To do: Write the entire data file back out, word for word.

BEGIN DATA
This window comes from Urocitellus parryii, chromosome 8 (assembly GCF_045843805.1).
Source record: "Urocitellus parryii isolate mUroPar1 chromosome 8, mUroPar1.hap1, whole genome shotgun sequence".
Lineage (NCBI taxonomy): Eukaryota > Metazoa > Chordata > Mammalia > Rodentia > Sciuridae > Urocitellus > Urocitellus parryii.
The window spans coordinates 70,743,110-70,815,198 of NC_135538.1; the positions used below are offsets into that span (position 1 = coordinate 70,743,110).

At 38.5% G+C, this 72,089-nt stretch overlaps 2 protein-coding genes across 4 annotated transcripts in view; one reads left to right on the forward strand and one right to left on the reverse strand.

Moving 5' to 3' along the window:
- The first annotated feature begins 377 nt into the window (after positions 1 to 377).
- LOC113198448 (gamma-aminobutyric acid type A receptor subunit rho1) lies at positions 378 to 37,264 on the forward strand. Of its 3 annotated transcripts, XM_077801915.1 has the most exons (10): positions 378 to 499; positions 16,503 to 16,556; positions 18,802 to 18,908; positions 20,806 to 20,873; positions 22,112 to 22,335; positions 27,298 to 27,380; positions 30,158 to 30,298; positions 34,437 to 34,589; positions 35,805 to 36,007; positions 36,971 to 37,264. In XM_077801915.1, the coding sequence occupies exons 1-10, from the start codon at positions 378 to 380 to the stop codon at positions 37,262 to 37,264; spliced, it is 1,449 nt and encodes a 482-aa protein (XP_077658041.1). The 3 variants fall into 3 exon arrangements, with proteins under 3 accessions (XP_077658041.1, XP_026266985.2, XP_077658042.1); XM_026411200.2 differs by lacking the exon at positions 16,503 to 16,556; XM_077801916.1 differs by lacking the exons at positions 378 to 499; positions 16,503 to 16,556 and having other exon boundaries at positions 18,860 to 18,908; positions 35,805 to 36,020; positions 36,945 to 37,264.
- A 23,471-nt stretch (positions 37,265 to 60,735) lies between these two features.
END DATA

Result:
This window comes from Urocitellus parryii, chromosome 8 (assembly GCF_045843805.1).
Source record: "Urocitellus parryii isolate mUroPar1 chromosome 8, mUroPar1.hap1, whole genome shotgun sequence".
Lineage (NCBI taxonomy): Eukaryota > Metazoa > Chordata > Mammalia > Rodentia > Sciuridae > Urocitellus > Urocitellus parryii.
The window spans coordinates 70,743,110-70,815,198 of NC_135538.1; the positions used below are offsets into that span (position 1 = coordinate 70,743,110).

At 38.5% G+C, this 72,089-nt stretch overlaps 2 protein-coding genes across 4 annotated transcripts in view; one reads left to right on the forward strand and one right to left on the reverse strand.

Moving 5' to 3' along the window:
- The first annotated feature begins 377 nt into the window (after positions 1 to 377).
- LOC113198448 (gamma-aminobutyric acid type A receptor subunit rho1) lies at positions 378 to 37,264 on the forward strand. Of its 3 annotated transcripts, XM_077801915.1 has the most exons (10): positions 378 to 499; positions 16,503 to 16,556; positions 18,802 to 18,908; positions 20,806 to 20,873; positions 22,112 to 22,335; positions 27,298 to 27,380; positions 30,158 to 30,298; positions 34,437 to 34,589; positions 35,805 to 36,007; positions 36,971 to 37,264. In XM_077801915.1, the coding sequence occupies exons 1-10, from the start codon at positions 378 to 380 to the stop codon at positions 37,262 to 37,264; spliced, it is 1,449 nt and encodes a 482-aa protein (XP_077658041.1). The 3 variants fall into 3 exon arrangements, with proteins under 3 accessions (XP_077658041.1, XP_026266985.2, XP_077658042.1); XM_026411200.2 differs by lacking the exon at positions 16,503 to 16,556; XM_077801916.1 differs by lacking the exons at positions 378 to 499; positions 16,503 to 16,556 and having other exon boundaries at positions 18,860 to 18,908; positions 35,805 to 36,020; positions 36,945 to 37,264.
- A 23,471-nt stretch (positions 37,265 to 60,735) lies between these two features.